MANNERISM: DEFINITION, WORKS AND ARTISTS
Mannerism marks the end of Renaissance.
It’s a very long period, covering almost all the 16th century and which was theorized for the first time by Giorgio Vasari, who indicated as masters of Renaissance absolute perfection Leonardo, Raphael and Michelangelo, whereas all the following artists would only imitate the greatest artists with no hope of creating something more beautiful and perfect.
That’s how you get to Mannerism, that is a style imitating the style of the greatest Renaissance masters.
Here are the major mannerist artists and their works.
Jacopo Carrucci, known as Pontormo (1494-1557), was able to balance Michelangelo’s muscular figures with Leonardo’s sfumato.
His works are famous for elongated bodies, and one of his most important paintings is the “Deposition from the Cross” (1526-1528) painted for the Barbadori Chapel in the church of Santa Felicita in Florence.
Pontormo didn’t worry about perfect perspective, so much that his figures seem to float in an unreal environment.
READ ALSO: Michelangelo’s David, who is and where it is.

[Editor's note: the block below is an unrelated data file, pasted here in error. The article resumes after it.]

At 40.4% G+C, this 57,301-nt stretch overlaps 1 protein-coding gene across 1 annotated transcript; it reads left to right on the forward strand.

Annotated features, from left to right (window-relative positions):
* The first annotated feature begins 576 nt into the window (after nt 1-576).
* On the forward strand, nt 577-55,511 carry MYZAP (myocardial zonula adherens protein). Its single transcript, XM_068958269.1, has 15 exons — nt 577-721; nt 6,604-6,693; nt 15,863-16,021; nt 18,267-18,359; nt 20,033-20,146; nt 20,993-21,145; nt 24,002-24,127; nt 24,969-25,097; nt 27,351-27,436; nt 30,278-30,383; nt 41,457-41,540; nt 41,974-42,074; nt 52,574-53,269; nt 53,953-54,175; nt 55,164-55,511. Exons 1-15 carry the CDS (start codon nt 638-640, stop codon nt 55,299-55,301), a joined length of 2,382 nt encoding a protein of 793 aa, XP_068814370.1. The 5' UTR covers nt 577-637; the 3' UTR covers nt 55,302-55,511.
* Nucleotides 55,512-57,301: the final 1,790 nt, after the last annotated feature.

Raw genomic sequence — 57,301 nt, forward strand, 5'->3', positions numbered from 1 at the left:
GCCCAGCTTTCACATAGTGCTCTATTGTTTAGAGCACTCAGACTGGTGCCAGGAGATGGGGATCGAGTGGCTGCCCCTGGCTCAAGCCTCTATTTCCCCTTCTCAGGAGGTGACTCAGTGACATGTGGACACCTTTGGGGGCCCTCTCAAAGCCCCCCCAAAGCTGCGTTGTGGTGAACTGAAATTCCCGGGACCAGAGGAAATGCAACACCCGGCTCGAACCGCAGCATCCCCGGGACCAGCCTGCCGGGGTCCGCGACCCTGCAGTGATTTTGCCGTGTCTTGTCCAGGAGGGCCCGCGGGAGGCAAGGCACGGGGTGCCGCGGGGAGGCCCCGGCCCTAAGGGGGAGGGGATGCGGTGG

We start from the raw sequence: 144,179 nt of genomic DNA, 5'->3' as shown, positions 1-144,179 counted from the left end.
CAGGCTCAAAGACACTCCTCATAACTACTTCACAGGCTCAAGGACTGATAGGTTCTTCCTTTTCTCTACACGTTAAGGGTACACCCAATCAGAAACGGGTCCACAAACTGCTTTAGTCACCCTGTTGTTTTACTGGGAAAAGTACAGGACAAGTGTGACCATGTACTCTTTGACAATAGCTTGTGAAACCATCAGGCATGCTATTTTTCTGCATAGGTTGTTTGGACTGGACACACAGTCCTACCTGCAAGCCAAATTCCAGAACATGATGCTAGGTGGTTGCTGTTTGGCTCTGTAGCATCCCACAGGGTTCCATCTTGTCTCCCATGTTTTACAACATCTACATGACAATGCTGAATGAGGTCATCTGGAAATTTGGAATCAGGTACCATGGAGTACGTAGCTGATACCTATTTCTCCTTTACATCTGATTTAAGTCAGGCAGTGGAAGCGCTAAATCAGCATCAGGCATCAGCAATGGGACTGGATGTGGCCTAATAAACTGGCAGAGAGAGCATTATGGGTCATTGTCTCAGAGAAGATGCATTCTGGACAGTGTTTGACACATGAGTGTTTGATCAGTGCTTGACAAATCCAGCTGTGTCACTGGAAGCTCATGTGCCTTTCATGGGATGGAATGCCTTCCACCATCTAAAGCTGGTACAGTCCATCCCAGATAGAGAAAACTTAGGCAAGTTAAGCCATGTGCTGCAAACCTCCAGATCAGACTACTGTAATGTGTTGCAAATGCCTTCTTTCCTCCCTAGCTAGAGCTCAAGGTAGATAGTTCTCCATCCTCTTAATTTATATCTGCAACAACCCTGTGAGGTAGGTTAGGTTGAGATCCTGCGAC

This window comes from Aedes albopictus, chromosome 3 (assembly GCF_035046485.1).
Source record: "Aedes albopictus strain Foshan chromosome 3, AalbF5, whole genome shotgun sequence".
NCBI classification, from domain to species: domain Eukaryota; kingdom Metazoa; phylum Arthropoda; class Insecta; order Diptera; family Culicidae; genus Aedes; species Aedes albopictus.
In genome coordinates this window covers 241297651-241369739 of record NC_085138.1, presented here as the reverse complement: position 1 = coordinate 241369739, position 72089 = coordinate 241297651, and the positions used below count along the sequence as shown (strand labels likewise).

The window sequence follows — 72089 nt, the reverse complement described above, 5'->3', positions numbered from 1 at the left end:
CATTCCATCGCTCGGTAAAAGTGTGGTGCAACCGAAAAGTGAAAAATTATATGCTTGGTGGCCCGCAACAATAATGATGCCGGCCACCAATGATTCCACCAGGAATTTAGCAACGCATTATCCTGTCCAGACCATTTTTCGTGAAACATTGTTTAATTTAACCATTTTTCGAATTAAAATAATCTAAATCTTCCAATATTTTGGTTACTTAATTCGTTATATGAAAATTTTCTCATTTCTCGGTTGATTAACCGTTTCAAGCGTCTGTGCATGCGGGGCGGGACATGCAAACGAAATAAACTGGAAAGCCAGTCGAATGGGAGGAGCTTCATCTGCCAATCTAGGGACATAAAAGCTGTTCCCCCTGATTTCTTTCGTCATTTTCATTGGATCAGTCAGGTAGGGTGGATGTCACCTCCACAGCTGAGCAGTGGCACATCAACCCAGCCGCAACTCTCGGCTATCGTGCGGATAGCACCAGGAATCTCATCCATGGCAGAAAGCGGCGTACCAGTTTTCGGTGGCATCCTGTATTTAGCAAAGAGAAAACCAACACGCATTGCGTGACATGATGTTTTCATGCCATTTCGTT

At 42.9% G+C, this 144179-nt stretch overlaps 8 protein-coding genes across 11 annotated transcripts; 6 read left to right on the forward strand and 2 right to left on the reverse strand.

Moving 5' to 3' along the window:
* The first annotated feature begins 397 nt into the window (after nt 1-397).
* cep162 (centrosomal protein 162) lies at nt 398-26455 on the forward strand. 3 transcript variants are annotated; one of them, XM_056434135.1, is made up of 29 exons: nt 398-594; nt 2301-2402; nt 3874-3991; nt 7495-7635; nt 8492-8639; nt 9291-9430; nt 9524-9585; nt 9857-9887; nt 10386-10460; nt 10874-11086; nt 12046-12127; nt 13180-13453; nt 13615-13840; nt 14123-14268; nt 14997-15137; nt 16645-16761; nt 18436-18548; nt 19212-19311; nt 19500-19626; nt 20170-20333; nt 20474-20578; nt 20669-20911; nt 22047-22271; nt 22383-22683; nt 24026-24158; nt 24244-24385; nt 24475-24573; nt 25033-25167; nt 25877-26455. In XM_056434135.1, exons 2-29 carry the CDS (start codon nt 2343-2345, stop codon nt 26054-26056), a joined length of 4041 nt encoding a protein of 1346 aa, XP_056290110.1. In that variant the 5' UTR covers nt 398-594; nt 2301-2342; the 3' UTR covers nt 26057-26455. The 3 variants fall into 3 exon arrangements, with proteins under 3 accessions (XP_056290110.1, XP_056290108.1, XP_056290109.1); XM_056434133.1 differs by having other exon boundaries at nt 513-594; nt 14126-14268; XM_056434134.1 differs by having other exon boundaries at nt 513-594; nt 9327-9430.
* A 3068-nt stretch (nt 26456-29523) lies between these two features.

Giovan Battista di Jacopo, known as Rosso Fiorentino (1495-1540), is famous especially for the “Volterra Deposition” (1521), a painting in which the cross goes through the whole composition, and three ladders lean against it.
The look of the viewer wanders in all directions, and the bodies of the characters are disordered and certainly little harmonious, whereas an unreal light shrouds the whole scene.
Giulio Pippi, known as Giulio Romano (1499-1546), is the great architect who worked at the court of the Gonzaga family in Mantua.
He planned the “Te Palace” and painted the frescoes of the interior rooms, among which his masterpiece “The Falls of the Giants” in the Giants’ Room stands out.
The fresco in the “Te Palace” is a huge optical illusion and those who enter the room are catapulted into the painting depicting the Giants, sons of Uranus, punished by Zeus for trying to conquer Mount Olympus.
READ ALSO: Giulio Romano, life and works.
Jacopo Robusti, known as Tintoretto (1518-1594), was the most famous pupil of Titian and developed a brand-new method to insert the light inside his painting through colours. His paintings are theatrical and the images create optical illusions.
One of his early works already contained all the features which would make him the most important Venetian artist after Titian.
In the “Miracle of St. Mark Freeing the Slave” (1548) with a perspective never seen before, you can see St. Mark winging down from heaven to save the slave who had been condemned for praying on the tomb of the saint, and for this reason was about to be killed.
The light emphasizes the anatomy of the bodies and gives the whole scene a dramatic and excited tone.
READ ALSO: Works by Titian, 2 days in Venice.